The hygienist’s blog – three essential things to prevent back pain becoming an occupational therapy

the hygienists blogShoulder and back pain is one of the most common complaints for those working in dentistry. Claire Berry gives her three tips to help avoid it.

When I was training to become a hygienist, I remember the instructors being really strict about back care.

I recall adjusting my posture when I saw them walking toward me in clinic. I’d suddenly sit back upright with the appropriate distance between me and the patient with my arms at the correct angle.

I was in the army at the time. Fit, healthy, trained a lot and most importantly, I was young and durable.

But I want you to learn from my mistakes!

If I am going to be truly honest with myself, that fell by the wayside once out in the real world. I often found myself practically upside down to see somewhere like the palatal of the UR6. I would use a mirror of course and do things properly the majority of the time. But if working with a time constraint or if running over, nothing would beat direct vision on the situation.

To say I regret that now is an understatement. Twelve years on and I am suffering the consequences of poor posture and lack of back care, in a career that’s known for this to be an occupational hazard. I now know why those instructors were so strict about implementing it.

I wish I’d taken it more seriously. So I want to spread awareness about it. If I help only one person then that will be wonderful. Here are three essential things to do, in my opinion, to prevent a bad back becoming an occupational injury.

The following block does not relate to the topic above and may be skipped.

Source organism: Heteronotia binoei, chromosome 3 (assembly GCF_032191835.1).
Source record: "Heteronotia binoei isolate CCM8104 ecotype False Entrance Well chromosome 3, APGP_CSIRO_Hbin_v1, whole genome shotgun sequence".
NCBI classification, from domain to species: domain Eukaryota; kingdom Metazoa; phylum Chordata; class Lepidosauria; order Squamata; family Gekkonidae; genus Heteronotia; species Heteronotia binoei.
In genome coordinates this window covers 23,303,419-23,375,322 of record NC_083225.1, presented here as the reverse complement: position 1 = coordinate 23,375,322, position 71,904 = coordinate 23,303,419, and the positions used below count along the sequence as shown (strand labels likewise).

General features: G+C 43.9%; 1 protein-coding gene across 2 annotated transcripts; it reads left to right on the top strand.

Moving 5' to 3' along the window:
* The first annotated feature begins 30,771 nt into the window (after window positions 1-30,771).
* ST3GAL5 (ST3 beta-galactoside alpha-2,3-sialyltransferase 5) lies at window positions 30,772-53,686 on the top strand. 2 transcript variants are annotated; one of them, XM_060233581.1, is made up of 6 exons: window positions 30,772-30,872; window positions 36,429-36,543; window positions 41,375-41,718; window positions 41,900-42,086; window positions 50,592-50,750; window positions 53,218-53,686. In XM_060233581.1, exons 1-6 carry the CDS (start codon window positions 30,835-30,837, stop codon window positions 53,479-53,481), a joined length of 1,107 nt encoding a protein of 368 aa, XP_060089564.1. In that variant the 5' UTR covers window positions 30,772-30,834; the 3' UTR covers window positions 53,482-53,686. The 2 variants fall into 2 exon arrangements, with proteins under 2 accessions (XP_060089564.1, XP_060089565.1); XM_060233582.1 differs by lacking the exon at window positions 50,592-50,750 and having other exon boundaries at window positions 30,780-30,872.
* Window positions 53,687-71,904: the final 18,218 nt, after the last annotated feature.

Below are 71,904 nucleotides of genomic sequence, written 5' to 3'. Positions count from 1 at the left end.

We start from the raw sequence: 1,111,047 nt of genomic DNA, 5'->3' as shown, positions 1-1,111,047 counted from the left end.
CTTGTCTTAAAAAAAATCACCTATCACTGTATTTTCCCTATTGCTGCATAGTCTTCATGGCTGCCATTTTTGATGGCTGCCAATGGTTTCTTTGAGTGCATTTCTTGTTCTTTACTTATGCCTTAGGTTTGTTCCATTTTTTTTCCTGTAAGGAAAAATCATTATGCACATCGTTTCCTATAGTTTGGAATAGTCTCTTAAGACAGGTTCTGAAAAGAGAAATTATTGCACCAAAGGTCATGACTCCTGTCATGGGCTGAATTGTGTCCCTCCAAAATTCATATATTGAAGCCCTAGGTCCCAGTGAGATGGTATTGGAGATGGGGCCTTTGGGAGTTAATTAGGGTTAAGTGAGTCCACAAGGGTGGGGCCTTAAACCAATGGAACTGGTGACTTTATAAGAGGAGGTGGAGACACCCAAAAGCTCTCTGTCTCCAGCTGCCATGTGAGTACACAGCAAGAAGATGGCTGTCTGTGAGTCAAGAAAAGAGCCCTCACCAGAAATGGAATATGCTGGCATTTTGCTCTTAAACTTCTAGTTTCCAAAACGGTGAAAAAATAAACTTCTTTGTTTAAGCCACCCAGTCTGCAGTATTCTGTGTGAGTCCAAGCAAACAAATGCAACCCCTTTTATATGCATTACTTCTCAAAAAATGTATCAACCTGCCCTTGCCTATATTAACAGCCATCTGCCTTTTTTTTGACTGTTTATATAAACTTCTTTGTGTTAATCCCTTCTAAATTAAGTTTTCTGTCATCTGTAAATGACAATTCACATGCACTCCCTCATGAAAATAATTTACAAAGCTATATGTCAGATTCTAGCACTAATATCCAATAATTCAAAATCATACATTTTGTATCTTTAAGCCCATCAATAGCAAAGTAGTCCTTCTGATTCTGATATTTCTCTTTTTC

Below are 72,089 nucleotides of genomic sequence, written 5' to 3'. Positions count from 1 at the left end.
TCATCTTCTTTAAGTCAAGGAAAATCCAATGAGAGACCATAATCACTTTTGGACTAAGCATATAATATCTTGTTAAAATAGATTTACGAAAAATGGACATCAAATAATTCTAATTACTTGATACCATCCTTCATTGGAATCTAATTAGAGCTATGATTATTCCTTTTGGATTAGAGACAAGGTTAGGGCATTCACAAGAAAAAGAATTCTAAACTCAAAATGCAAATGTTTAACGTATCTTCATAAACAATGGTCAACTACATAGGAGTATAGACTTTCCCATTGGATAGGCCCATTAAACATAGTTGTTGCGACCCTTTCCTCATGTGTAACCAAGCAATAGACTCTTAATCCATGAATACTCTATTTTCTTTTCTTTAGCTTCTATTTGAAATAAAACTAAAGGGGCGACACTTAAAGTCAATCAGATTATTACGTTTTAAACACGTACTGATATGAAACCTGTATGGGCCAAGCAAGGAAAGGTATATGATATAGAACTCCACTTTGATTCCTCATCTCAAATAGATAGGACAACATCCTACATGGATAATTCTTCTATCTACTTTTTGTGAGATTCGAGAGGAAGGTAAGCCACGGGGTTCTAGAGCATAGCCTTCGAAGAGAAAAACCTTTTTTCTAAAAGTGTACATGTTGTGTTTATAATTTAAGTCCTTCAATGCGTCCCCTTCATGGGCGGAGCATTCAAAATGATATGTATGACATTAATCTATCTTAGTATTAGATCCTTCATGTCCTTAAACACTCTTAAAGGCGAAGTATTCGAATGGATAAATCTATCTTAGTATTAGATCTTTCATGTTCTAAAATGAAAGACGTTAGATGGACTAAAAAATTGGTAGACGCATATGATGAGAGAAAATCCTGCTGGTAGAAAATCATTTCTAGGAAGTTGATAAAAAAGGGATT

Invest in loupes

It has taken me 12 years to get this message to sink in.

I’d been advised to invest in loupes a few times by peers. I could appreciate what it could do to help me, however I just kept putting it off. But trying some on and physically seeing the difference it made within minutes of a meeting with the Orascoptic rep, made me kick myself for not taking the advice years ago.

If you haven’t tried loupes to see what it can do for the standard of your work, or for the benefit of your posture and long-term ability to keep working, then you are truly missing out.

Take it from someone who now has to see a physiotherapist regularly for back pain, loupes are a number one investment for your health.

The hygienist range by Orascoptic is designed to be the perfect fit for our profession and after having tried them, it will absolutely help your posture during treatment.

Make your next purchase a saddle stool

My main issue was slouching, which is so easy to do in a normal chair.

A saddle stool thrusts your pelvis in the right position and actually works your core. The chair is designed like an equestrian saddle to put the user in a forward-leaning position, bending the knees and hips about 135 degrees. This takes pressure off the lower spine.

I like the Belmont saddle stool with a tilting seat for comfort and this forward-leaning position.

My full article on this topic is in the September issue of Private Dentistry magazine.

See a physiotherapist for preventative back care

Shoulder and back pain is a common and well known issue in dentistry. I didn’t see a physio until I was really suffering.

I would say now my pain feels almost chronic and I learn to live with it. It helps when I see my physio because she works on my muscles deeply, gives me stretches I should do daily and gives me tasks to do while working. She makes me think more about my back, shoulders and my neck and the cascading issues that occur if I don’t take it seriously. She helps me to continue to do things I like, for example running. It was a genuine worry about whether I could work up to retirement until I met my physio.

I’d suggest seeing someone for preventative care and to ensure long term back health is a good idea.

Even if you are not suffering right now, please consider preventing it from ever occurring for yourself. After all, isn’t prevention our favourite word as a profession?

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